6. Postage stamps are fun to collect but great for decorating items, too. Give cancelled stamps a new lease on life by using them to decorate a container. For this craft, you will need a small box or tin, used postage stamps, a thin craft paintbrush and non-toxic white glue. Use the paintbrush to apply glue to a small section, about the size of a regular stamp, of your container. Place a stamp over the area where you have applied the glue. Repeat these steps, overlapping the stamps, until you have covered the outside of your box or tin. You can cover the stamps on your container with a thin coat of glue for a simple and subtle shine.
  7. Here are two games that put your memory to the test. How to play “Going on a Trip”: The first player thinks of an object that starts with the letter “a” and inserts the name of the object at the end of the following sentence: “I’m going on a trip and I’m going to take an _____ .” The second player repeats what the first player says and adds an object that begins with the letter “b” and so on. How to play “Grandma’s Cat”: The first player thinks of an adjective that starts with the letter “a” and inserts the adjective at the end of the following sentence: “Grandma’s cat is _____.” The second player repeats what the first player says and adds an adjective that begins with the letter “b” and so on. As a goal for both games, players can try to make it all the way to the end of the alphabet.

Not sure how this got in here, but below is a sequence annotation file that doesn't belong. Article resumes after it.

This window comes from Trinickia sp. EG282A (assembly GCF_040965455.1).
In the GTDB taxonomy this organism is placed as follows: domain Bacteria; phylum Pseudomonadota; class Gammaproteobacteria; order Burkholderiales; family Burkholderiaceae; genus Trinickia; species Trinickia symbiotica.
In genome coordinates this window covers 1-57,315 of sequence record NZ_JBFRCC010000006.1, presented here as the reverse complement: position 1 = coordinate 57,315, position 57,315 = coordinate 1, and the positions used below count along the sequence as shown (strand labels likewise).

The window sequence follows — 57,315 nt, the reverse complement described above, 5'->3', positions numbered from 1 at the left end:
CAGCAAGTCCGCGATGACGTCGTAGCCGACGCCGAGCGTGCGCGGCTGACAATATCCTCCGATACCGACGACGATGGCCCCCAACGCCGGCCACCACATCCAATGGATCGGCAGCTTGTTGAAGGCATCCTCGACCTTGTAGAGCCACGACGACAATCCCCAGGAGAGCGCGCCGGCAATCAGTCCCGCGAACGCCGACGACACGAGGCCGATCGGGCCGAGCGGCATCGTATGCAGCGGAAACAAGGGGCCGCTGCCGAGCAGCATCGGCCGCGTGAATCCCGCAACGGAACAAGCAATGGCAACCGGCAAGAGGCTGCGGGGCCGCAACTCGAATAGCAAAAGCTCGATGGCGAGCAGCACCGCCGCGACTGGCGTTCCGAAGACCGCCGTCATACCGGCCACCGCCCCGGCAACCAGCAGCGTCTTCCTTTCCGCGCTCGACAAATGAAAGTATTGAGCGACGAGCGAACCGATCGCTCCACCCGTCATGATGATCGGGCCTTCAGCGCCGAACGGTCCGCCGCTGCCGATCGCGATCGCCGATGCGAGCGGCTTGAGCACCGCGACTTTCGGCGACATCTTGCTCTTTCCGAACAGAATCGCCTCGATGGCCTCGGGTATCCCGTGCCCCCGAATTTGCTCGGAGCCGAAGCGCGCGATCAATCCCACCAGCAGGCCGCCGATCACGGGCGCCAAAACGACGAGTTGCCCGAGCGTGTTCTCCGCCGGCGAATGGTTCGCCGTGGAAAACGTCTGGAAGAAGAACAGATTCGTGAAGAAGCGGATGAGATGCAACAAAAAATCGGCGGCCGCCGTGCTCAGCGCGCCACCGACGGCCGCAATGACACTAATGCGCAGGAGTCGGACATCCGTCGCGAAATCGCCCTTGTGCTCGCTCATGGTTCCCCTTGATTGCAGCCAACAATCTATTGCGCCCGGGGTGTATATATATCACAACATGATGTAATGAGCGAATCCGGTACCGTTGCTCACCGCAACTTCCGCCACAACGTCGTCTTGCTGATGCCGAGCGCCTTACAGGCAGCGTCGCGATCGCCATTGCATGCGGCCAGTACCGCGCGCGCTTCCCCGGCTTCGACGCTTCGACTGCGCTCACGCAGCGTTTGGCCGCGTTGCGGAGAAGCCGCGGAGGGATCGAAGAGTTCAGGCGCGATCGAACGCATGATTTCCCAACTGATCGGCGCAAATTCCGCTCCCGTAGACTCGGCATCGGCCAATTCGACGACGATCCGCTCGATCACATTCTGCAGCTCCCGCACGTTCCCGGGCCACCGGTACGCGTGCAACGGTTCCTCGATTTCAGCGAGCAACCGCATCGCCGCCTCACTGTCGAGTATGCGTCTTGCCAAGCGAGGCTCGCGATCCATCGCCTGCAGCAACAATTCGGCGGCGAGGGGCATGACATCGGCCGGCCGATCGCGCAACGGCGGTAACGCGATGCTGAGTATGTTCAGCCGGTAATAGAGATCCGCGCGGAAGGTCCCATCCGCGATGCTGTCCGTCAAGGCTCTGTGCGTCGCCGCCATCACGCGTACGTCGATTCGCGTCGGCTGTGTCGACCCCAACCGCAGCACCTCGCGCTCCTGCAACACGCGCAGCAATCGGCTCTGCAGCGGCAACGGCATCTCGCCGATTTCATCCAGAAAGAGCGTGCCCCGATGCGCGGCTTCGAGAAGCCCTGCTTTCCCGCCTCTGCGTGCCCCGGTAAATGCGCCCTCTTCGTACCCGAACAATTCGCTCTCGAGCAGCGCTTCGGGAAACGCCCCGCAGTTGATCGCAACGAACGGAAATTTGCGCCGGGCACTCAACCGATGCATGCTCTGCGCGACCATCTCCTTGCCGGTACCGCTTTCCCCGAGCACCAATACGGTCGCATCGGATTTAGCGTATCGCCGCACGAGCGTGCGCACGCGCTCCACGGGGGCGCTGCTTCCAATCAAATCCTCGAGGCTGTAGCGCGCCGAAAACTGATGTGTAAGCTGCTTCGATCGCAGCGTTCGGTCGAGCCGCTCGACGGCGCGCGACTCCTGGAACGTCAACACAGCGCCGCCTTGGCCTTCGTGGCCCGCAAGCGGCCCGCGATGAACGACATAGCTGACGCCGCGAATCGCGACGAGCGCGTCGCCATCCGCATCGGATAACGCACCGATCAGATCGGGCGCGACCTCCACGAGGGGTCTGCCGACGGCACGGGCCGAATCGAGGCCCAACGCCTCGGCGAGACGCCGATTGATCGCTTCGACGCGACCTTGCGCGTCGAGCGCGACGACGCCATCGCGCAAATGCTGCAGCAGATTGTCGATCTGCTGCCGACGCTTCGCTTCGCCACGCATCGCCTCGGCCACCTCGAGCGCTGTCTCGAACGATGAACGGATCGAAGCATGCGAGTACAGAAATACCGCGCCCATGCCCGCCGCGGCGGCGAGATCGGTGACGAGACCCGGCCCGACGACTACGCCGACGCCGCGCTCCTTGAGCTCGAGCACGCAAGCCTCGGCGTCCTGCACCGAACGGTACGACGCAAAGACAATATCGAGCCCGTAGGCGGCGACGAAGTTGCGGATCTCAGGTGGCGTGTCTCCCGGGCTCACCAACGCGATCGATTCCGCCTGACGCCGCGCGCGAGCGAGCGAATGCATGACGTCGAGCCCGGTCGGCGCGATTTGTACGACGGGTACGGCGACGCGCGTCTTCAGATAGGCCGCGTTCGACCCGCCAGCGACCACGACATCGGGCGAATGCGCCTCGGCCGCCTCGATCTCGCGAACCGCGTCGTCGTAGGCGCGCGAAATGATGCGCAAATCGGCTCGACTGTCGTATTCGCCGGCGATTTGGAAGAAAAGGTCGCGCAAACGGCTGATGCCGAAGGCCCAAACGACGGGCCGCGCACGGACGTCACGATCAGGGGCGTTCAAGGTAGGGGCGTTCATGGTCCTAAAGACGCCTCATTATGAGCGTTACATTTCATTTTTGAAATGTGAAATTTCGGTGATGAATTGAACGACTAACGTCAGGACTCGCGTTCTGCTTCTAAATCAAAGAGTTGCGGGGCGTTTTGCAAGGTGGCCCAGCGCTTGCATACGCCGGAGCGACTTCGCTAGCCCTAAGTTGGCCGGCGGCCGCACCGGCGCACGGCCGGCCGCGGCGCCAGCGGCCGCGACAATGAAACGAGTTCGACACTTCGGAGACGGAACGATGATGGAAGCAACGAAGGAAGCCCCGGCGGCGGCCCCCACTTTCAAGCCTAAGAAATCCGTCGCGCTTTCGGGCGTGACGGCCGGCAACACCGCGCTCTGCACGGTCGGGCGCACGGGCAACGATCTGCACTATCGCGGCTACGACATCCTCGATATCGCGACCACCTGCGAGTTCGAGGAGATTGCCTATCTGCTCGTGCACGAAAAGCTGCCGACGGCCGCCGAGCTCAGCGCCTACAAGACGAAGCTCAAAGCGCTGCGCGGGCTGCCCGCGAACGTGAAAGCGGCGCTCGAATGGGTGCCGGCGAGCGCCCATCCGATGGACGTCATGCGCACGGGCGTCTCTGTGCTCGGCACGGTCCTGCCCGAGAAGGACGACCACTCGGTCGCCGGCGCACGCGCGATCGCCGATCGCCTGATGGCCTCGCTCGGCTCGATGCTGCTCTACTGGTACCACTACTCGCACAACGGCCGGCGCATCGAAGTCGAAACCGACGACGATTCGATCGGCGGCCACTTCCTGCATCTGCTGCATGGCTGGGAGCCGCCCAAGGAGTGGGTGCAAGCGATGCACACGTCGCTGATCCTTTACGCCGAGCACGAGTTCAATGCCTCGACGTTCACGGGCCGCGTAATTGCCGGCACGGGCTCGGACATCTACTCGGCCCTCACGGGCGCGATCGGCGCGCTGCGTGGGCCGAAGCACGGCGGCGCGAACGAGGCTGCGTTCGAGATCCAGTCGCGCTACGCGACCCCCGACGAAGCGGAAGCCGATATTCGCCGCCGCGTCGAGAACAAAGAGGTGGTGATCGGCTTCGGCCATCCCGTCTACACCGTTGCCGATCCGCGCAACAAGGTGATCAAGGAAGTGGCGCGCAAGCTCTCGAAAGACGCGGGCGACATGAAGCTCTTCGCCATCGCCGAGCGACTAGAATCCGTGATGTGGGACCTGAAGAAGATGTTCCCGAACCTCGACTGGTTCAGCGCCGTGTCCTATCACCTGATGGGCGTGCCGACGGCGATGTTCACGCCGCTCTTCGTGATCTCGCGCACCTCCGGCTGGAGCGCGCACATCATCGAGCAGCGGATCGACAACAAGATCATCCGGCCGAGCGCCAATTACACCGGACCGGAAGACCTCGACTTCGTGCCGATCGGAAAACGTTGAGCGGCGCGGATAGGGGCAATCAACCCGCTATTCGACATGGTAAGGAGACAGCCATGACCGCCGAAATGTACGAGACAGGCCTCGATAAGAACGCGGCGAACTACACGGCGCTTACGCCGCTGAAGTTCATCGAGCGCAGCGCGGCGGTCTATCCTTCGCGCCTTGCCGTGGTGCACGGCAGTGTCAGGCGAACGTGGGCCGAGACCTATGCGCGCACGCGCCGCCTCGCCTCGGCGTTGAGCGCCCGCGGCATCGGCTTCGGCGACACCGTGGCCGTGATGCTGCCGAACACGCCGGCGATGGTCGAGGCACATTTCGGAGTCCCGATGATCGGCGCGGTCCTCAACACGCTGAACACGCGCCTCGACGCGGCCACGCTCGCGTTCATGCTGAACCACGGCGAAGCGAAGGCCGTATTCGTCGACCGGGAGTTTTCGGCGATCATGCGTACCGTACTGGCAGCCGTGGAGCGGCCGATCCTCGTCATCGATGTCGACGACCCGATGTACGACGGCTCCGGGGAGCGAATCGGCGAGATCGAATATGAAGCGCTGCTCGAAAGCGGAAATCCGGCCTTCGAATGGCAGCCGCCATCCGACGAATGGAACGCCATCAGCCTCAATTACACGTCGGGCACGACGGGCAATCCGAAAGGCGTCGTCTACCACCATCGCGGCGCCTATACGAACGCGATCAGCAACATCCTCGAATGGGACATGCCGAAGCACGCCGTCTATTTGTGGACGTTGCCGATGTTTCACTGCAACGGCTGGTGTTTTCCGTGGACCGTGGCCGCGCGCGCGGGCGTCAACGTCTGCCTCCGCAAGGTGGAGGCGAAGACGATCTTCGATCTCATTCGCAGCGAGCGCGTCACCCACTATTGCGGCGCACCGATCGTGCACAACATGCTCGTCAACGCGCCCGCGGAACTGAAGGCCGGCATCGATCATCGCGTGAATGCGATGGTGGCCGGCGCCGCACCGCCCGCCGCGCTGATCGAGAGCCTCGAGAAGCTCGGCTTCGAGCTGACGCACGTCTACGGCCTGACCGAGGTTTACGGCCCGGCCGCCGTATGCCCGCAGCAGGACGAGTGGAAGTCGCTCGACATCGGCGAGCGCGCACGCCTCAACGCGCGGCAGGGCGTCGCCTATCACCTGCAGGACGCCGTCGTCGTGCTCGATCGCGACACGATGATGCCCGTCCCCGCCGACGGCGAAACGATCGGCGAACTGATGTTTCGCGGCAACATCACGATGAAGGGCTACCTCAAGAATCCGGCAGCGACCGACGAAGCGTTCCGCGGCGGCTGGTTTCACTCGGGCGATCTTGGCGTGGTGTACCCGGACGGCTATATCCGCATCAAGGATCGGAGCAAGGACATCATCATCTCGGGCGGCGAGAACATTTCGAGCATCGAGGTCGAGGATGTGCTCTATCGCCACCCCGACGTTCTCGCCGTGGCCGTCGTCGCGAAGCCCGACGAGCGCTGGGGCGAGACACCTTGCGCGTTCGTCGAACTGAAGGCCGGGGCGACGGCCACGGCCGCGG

8. The apple doll is sometimes called a granny apple doll or apple granny doll. It is a popular folk craft that dates back to Canadian/American pioneers who made items out of whatever was available. These dolls get their name from their faces carved from apples (which are then dried). No two dolls are the same since the drying process produces different effects. To obtain instructions on how to make apple dolls, visit familyfun.go.com or www.teachervision.fen.com. If you do not have access to a computer, you can find instructions for making apple dolls in a book of pioneer crafts.
  9. Gifts follows the girl’s grandmother as she travels to Africa, Australia, Mexico, Hawaii, the Arctic, India, Switzerland, China and England. Why not create a travel collage inspired by these destinations? Use travel brochures, old magazines and other items to find pictures of sites, scenery, animals and other things you would or might find in the places the grandmother visits. Cut out the pictures you would like to use for your collage. Get a sheet of paper – an 8.5” x 11” is ideal. Use non-toxic craft glue to stick your pictures, in an overlapping pattern, onto the paper.
  10. What do Adwoa Badoe, Jeremy Tankard, Michael Kusugak, Rachna Gilmore and Song Nan Zhang have in common? They are all Canadian children’s authors who were born and raised in one of the destinations the grandmother visits in the story. Why not check out picture books created by these individuals? Here is a quick sampler to get you started: Crabs for Dinner by Adwoa Badoe (Ghana), Grumpy Bird by Jeremy Tankard (South Africa), The Littlest Sled Dog by Michael Kusugak (Northwest Territories/Nunavut), Catching Time by Rachna Gilmore (India) and From Far and Wide: A Canadian Citizenship Scrapbook illustrated by Song Nan Zhang (China).